COMOX, B.C. – The Comox Archives and Museum is looking for a funding boost from the Town.

And on that end, the museum has applied for increased funding from the Town.

The museum currently receives $25,000 a year from the town, an amount that has remained unchanged since 2006.

Over the same time period, the museum’s gaming grant has gone from $1,700 to $5,000.

“These increases reflect the increase in cost of living and our greatly expanded service,” said museum part time assistant Barbara Price, in a presentation before Comox’s Committee of the Whole on Wednesday.

Under the guidance of Shirley McLoughlin, the museum was established in 1998 and opened to the public in 2001.

At that time, it was run in a small space in the downstairs of a Town-owned building at 1729 Comox Avenue.

In 2011, the museum moved to its current location fronting Comox Avenue opposite of the Comox Mall, where the public library was once located.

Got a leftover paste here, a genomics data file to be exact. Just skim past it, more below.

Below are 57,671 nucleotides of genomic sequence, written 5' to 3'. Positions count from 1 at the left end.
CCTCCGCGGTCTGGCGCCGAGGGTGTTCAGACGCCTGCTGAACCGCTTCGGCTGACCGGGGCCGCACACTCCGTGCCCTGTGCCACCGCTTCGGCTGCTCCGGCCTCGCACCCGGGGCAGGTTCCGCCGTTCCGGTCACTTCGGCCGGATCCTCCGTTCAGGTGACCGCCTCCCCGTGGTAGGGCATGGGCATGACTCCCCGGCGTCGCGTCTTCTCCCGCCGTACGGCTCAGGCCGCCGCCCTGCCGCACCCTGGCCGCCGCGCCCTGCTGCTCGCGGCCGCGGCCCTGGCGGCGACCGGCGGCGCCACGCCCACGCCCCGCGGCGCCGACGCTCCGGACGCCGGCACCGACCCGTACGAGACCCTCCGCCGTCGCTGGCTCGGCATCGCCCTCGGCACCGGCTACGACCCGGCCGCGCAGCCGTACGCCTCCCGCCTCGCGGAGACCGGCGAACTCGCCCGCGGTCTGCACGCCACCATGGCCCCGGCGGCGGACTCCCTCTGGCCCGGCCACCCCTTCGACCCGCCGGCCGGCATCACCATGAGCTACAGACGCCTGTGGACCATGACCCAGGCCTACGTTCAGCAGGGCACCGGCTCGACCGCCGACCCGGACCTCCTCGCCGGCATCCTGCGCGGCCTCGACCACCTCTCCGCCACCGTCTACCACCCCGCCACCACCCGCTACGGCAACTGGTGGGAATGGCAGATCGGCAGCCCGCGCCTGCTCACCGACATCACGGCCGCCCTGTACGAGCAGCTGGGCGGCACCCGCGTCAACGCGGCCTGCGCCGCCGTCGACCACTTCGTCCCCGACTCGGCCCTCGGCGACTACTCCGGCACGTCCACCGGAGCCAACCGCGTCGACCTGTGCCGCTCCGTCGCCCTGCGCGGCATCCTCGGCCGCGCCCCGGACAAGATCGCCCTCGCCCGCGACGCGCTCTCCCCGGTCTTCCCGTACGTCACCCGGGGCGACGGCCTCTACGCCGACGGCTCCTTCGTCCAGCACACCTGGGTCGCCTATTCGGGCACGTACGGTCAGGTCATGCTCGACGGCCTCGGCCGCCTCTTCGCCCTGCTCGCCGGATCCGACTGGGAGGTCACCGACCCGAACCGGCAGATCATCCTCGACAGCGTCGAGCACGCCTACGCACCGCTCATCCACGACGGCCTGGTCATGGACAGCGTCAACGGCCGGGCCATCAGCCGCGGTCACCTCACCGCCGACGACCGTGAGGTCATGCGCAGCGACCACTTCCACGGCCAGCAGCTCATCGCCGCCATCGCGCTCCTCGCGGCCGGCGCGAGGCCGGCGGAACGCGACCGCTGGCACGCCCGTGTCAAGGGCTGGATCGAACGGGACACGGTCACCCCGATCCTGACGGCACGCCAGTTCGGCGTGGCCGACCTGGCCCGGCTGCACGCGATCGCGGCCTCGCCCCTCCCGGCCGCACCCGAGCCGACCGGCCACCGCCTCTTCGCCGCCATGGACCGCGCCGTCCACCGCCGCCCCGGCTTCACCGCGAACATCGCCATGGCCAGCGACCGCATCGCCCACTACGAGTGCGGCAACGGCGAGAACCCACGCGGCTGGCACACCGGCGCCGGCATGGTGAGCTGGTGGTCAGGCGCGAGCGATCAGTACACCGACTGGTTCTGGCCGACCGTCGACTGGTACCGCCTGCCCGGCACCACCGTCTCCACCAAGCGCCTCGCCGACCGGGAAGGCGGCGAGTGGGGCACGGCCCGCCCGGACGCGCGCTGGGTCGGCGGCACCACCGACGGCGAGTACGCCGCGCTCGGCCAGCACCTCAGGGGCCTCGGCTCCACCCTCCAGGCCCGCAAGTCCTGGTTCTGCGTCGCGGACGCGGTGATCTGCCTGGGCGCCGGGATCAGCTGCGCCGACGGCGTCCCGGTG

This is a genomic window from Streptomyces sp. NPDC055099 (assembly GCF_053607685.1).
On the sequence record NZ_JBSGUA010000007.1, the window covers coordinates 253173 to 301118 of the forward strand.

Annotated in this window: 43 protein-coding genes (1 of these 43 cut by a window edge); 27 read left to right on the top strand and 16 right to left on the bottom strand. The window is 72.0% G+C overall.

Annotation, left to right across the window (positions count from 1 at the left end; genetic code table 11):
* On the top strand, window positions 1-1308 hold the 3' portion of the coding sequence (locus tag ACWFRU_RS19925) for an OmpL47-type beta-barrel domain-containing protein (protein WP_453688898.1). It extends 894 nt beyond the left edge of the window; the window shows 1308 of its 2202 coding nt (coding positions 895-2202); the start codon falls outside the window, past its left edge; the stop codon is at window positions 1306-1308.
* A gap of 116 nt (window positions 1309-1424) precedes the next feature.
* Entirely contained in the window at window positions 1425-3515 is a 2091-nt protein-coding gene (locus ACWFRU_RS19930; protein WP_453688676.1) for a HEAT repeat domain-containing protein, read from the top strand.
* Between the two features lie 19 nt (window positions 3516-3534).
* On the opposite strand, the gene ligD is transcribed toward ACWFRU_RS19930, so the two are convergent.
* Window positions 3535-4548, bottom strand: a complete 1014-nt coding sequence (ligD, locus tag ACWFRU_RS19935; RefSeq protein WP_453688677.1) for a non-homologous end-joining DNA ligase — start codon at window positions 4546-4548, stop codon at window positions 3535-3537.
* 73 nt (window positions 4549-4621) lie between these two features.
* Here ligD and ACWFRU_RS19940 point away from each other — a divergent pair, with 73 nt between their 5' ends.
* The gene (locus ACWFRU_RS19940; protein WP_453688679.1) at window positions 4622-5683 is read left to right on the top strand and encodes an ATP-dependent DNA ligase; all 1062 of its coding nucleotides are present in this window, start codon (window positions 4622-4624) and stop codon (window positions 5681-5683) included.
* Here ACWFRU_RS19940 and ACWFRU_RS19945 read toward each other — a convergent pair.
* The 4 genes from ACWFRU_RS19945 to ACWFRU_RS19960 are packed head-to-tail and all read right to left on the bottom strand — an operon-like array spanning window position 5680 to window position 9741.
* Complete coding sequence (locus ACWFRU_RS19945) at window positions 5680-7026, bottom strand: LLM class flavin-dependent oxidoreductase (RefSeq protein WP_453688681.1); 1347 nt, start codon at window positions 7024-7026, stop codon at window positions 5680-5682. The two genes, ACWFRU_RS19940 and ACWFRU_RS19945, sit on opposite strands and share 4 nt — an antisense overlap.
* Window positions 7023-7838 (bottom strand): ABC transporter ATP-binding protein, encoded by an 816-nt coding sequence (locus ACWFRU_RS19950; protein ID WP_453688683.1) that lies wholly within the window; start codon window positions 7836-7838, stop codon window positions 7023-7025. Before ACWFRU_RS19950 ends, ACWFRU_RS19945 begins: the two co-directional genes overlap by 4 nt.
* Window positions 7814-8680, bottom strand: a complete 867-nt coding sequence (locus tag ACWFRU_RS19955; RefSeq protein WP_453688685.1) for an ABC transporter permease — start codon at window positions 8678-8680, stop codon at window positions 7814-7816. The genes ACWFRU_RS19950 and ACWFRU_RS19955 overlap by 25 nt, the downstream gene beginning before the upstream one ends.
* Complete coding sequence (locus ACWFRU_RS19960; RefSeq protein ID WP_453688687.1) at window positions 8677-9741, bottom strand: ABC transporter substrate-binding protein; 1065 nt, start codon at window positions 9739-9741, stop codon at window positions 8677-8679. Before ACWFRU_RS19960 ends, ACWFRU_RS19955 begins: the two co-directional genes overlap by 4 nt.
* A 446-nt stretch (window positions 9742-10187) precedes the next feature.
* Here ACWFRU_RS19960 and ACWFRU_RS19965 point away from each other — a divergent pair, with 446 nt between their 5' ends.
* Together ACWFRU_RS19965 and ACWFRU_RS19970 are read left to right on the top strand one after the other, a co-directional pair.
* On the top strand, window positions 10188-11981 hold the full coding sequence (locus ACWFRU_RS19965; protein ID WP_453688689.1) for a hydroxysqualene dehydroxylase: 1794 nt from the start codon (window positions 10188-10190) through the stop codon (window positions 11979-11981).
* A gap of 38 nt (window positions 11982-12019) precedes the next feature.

The museum shares this pace with the Pearl Ellis Gallery.

At this new location, the museum is open to the public from Tuesday to Saturday, from 10:00 a.m. to 4:30 p.m. each day.

“Our opening hours reflect the wish to take advantage of our prominent location on Comox Avenue and to provide more service to the Town,” Price said.

The museum currently averages between 7,000 to 8,000 visitors each year, marking a tenfold increase from its previous location, and many more people access the museum’s website.

“We also have a constantly increasing number of requests for information, photos, maps, etc.,” Price told council members.

As well, donations of artifacts and archival items have increased dramatically and the museum has a “huge backlog” of items to add to its collection, according to Price.

Price said an increase in funding “will help us cope with this increasing workload.”

“However, volunteers need to be well supervised,” she said. “We also have an increasing number of projects beyond exhibits and managing our archival collection.”

Price also noted that in the museum world “we are well recognized and respected.”